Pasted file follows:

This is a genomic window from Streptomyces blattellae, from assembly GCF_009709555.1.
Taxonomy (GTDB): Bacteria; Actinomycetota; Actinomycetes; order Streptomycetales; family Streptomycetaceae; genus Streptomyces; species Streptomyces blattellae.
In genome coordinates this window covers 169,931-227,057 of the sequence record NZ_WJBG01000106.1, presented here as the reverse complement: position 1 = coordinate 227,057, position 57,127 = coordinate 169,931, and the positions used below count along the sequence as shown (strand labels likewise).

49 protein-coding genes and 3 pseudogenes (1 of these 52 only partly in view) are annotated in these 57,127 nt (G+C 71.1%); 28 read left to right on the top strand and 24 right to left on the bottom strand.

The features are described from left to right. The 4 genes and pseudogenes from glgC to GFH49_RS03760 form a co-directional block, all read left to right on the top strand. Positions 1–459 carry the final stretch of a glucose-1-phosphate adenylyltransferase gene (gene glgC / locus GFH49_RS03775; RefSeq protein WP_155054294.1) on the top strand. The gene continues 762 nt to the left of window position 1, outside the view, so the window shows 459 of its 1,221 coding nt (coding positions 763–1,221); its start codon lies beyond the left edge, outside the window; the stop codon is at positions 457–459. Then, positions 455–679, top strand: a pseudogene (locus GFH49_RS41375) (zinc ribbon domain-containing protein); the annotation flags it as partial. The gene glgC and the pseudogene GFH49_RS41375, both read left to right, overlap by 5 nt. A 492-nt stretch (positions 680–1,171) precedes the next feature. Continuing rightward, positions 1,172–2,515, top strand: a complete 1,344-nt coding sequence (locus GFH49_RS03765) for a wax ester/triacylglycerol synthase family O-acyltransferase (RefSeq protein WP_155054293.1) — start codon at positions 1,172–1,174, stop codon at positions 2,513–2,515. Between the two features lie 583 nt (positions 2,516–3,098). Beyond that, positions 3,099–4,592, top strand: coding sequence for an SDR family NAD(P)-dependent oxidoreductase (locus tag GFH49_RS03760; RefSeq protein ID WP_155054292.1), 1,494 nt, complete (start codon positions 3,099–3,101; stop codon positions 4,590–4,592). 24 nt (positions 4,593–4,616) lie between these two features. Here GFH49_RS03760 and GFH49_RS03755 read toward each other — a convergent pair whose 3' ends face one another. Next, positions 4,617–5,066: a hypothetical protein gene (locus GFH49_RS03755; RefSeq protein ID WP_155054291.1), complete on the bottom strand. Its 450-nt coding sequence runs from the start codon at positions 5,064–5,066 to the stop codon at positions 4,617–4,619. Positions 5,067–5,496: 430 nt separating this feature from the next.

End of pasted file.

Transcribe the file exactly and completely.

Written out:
This is a genomic window from Streptomyces blattellae, from assembly GCF_009709555.1.
Taxonomy (GTDB): Bacteria; Actinomycetota; Actinomycetes; order Streptomycetales; family Streptomycetaceae; genus Streptomyces; species Streptomyces blattellae.
In genome coordinates this window covers 169,931-227,057 of the sequence record NZ_WJBG01000106.1, presented here as the reverse complement: position 1 = coordinate 227,057, position 57,127 = coordinate 169,931, and the positions used below count along the sequence as shown (strand labels likewise).

49 protein-coding genes and 3 pseudogenes (1 of these 52 only partly in view) are annotated in these 57,127 nt (G+C 71.1%); 28 read left to right on the top strand and 24 right to left on the bottom strand.

The features are described from left to right. The 4 genes and pseudogenes from glgC to GFH49_RS03760 form a co-directional block, all read left to right on the top strand. Positions 1–459 carry the final stretch of a glucose-1-phosphate adenylyltransferase gene (gene glgC / locus GFH49_RS03775; RefSeq protein WP_155054294.1) on the top strand. The gene continues 762 nt to the left of window position 1, outside the view, so the window shows 459 of its 1,221 coding nt (coding positions 763–1,221); its start codon lies beyond the left edge, outside the window; the stop codon is at positions 457–459. Then, positions 455–679, top strand: a pseudogene (locus GFH49_RS41375) (zinc ribbon domain-containing protein); the annotation flags it as partial. The gene glgC and the pseudogene GFH49_RS41375, both read left to right, overlap by 5 nt. A 492-nt stretch (positions 680–1,171) precedes the next feature. Continuing rightward, positions 1,172–2,515, top strand: a complete 1,344-nt coding sequence (locus GFH49_RS03765) for a wax ester/triacylglycerol synthase family O-acyltransferase (RefSeq protein WP_155054293.1) — start codon at positions 1,172–1,174, stop codon at positions 2,513–2,515. Between the two features lie 583 nt (positions 2,516–3,098). Beyond that, positions 3,099–4,592, top strand: coding sequence for an SDR family NAD(P)-dependent oxidoreductase (locus tag GFH49_RS03760; RefSeq protein ID WP_155054292.1), 1,494 nt, complete (start codon positions 3,099–3,101; stop codon positions 4,590–4,592). 24 nt (positions 4,593–4,616) lie between these two features. Here GFH49_RS03760 and GFH49_RS03755 read toward each other — a convergent pair whose 3' ends face one another. Next, positions 4,617–5,066: a hypothetical protein gene (locus GFH49_RS03755; RefSeq protein ID WP_155054291.1), complete on the bottom strand. Its 450-nt coding sequence runs from the start codon at positions 5,064–5,066 to the stop codon at positions 4,617–4,619. Positions 5,067–5,496: 430 nt separating this feature from the next.